MASTER CLASS Scenes from a Fiction Workshop By Paul West; Harcourt: 260 pp., $24

In a book full of conundrums with a cast of brilliant characters, here is the conundrum that rankles Paul West, the teacher of this master class in fiction writing: "When you hone the average into being superior, you are making them less publishable; so what on earth do you do with as bright and gifted a bunch as this, already superior from reading and practice, ready to be, if lucky, virtuosos?"

West wants to teach them what he calls freewheeling; he wants to teach them a rebellious use of language that flexes the medium. He makes them read Proust. They discuss practical aspects of writing as well; how to invest place names with specificity and meaning, "how to tinker with the component parts of individual metaphors; the problems with ecstatic writing, say, a private relationship to the universe--too farfetched, they risk not communicating at all." His students are eager; they turn their papers in early. "On they go, having created Africa, to give birth to Asia." Even so, he worries: "I do not yet see in their faces the prospect of hard work, when the rear end aches and the hand cramps." He worries in "Master Class," like a good teacher, that he cannot communicate to them the daily building of inspiration, the sense of nothing lost or wasted, in short, the writer's life.

ARRESTING GOD IN KATHMANDU Stories By Samrat Upadhyay Mariner: 208 pp., $12 paper

Nepal, in spite of all the tourists it attracts, in spite of making world headlines last June when the crown prince murdered seven other members of the royal family, has remained mysterious. The literature on Nepal is rich in travel lore and testimony, but the country hardly ever appears in fiction. "Arresting God in Kathmandu" provides an insight into Nepalese culture at home and abroad. Characters struggle with changing mores between men and women, employers and employees, parents and children. Students returning home struggle with the fears and expectations of those they left behind. Particularly revealing here are the insights into the tensions between classes. In "This World," a young woman studying at NYU meets an upper-class Nepali boy in Manhattan and tries to translate the relationship into Nepalese when they are home for the holidays in Kathmandu. "These Ranas," says her mother, referring to the ruling class. "The way they flash their money, you'd think they still rule the country. Someone needs to tell them that the Rana rule was over when the people revolted centuries ago."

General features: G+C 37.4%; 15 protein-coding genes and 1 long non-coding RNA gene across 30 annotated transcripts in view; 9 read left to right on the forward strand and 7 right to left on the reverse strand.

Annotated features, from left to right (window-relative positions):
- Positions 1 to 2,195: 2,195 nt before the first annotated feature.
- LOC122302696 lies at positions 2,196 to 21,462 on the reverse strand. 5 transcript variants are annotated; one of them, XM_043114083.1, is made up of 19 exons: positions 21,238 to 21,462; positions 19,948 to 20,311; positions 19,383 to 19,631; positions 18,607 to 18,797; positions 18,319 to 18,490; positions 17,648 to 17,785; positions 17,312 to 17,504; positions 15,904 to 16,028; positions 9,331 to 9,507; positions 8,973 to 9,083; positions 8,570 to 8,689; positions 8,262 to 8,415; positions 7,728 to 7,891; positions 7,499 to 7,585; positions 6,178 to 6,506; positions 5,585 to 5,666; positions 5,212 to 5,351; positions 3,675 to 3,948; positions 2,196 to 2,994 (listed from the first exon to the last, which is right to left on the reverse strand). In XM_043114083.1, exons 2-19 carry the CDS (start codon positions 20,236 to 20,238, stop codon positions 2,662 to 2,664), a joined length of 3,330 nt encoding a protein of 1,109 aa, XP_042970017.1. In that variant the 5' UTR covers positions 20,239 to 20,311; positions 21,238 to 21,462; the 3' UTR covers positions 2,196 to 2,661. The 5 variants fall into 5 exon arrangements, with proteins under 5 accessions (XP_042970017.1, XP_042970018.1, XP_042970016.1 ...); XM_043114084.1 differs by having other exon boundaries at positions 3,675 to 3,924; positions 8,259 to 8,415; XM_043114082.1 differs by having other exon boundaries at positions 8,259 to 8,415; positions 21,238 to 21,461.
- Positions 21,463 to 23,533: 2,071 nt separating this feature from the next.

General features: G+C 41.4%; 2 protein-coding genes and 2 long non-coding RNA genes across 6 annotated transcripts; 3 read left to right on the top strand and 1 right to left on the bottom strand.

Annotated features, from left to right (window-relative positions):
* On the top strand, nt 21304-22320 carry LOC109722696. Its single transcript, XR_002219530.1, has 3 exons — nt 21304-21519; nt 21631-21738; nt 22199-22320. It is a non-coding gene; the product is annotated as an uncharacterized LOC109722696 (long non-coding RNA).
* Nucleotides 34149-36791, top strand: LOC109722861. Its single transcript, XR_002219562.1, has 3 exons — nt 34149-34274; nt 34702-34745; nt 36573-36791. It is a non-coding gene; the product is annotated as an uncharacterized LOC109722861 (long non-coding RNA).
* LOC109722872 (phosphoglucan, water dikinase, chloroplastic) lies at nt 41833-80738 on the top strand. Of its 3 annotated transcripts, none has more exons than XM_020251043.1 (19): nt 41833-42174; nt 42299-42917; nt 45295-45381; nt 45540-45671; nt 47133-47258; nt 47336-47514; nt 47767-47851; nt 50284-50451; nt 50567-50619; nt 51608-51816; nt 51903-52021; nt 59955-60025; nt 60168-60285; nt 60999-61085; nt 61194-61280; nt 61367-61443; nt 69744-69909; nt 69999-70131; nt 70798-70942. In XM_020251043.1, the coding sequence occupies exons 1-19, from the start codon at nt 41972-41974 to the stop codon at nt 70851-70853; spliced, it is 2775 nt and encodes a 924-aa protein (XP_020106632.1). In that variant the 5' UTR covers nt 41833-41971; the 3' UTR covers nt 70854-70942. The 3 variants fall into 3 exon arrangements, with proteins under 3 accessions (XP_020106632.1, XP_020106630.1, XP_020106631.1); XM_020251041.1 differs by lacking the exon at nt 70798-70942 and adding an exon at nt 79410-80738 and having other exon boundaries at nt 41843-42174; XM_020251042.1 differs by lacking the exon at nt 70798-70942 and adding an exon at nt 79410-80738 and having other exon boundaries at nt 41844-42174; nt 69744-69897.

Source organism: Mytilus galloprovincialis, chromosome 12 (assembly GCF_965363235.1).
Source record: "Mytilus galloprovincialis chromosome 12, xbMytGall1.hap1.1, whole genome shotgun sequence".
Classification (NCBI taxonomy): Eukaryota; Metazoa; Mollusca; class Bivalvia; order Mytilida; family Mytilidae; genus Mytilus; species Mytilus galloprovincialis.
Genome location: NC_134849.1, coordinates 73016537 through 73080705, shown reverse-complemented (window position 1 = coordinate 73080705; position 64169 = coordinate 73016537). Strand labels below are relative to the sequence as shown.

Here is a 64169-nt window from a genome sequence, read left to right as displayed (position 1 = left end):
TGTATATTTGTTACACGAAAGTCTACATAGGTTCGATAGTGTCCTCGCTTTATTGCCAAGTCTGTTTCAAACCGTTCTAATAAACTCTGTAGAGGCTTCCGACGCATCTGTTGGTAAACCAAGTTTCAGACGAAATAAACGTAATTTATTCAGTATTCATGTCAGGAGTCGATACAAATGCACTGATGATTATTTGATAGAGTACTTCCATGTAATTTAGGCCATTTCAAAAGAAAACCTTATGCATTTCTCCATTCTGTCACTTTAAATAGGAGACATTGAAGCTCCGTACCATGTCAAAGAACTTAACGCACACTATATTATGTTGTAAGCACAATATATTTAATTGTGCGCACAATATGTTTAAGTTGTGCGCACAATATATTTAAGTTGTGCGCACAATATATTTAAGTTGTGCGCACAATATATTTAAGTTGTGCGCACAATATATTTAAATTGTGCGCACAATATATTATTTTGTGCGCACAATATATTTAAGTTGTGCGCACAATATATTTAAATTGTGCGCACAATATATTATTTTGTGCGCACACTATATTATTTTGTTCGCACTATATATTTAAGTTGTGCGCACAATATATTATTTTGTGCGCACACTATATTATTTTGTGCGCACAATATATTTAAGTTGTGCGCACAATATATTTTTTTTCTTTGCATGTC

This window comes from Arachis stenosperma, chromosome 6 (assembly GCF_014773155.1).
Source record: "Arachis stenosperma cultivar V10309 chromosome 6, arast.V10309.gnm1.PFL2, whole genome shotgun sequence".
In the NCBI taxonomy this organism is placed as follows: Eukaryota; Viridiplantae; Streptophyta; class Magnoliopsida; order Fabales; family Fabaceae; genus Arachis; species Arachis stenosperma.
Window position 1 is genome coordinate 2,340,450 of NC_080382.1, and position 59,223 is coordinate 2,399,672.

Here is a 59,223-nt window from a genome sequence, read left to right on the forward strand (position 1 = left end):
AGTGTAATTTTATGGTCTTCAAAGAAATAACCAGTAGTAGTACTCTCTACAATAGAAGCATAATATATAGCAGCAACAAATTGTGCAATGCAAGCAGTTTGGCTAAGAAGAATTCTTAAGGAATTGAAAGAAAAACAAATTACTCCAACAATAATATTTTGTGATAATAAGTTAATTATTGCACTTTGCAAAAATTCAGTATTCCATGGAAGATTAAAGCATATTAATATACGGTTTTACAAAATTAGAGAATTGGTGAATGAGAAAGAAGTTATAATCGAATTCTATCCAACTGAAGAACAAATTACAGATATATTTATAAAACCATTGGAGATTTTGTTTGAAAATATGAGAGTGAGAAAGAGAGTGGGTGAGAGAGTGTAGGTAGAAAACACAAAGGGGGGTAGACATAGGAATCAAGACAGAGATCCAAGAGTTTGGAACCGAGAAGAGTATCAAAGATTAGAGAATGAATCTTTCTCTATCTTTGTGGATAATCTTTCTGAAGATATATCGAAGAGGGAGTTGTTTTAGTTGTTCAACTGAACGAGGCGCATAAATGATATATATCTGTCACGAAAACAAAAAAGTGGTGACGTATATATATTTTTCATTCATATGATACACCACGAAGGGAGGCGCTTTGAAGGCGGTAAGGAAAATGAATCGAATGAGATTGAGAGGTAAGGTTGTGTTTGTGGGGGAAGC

Several relationships in these stories struggle under the weight of the tradition of arranged marriage. Some succeed, some fail (the most resplendent failure occurs when the father of the groom falls in love with the girl he has forced on his son). What emerges is a country on the edge of enormous social changes. Characters decide what to keep of their traditions and what to discard. Often, they flail in the ominous abyss between the modern age and the past, between Western and Eastern cultures. A servant in "A Great Man's House" wonders what will happen when the master dies: "Since last night I have tried to calm my frantic thoughts by chanting Om, but my thoughts have a life of their own and refuse to obey me .... I must keep my thoughts focused on the present: the cauliflower frying in the hot oil; the sound of our neighbors ... a child playing outside in the dark, mumbling about ghosts and demons."

ZIGZAGGING DOWN A WILD TRAIL Stories By Bobbie Ann Mason; Random House: 214 pp., $22.95

Ialways feel a little frightened opening a book by Bobbie Ann Mason: Her characters are stronger than I'll ever be. They can endure a smorgasbord of hardships with a sense of humor that seems maniacal at times. As for the grandmother out drinking in "With Jazz," the sources of happiness are mysterious. Child loss, poverty, loneliness, you name it; these characters rise above it. They also somehow rise above the trailer parks, fake ficuses, smoky bars and freeways that they live in and among. "Life seemed to her so strange," a character in "The Funeral Side" thinks. "The way people carried on, out of necessity, and with startling zest, at the worst of times. It was the stamina required by a bold adventure, a trek into the snow." This mysterious inner light steals the show in these stories.

In terms of plot, there's more zig than zag, as stories veer off and fizzle out, just when a little authorial direction would nudge them toward conclusion. Sometimes they don't seem to go anywhere, they just ramble. Like the character in "Tunica," we wait for "the spinning images

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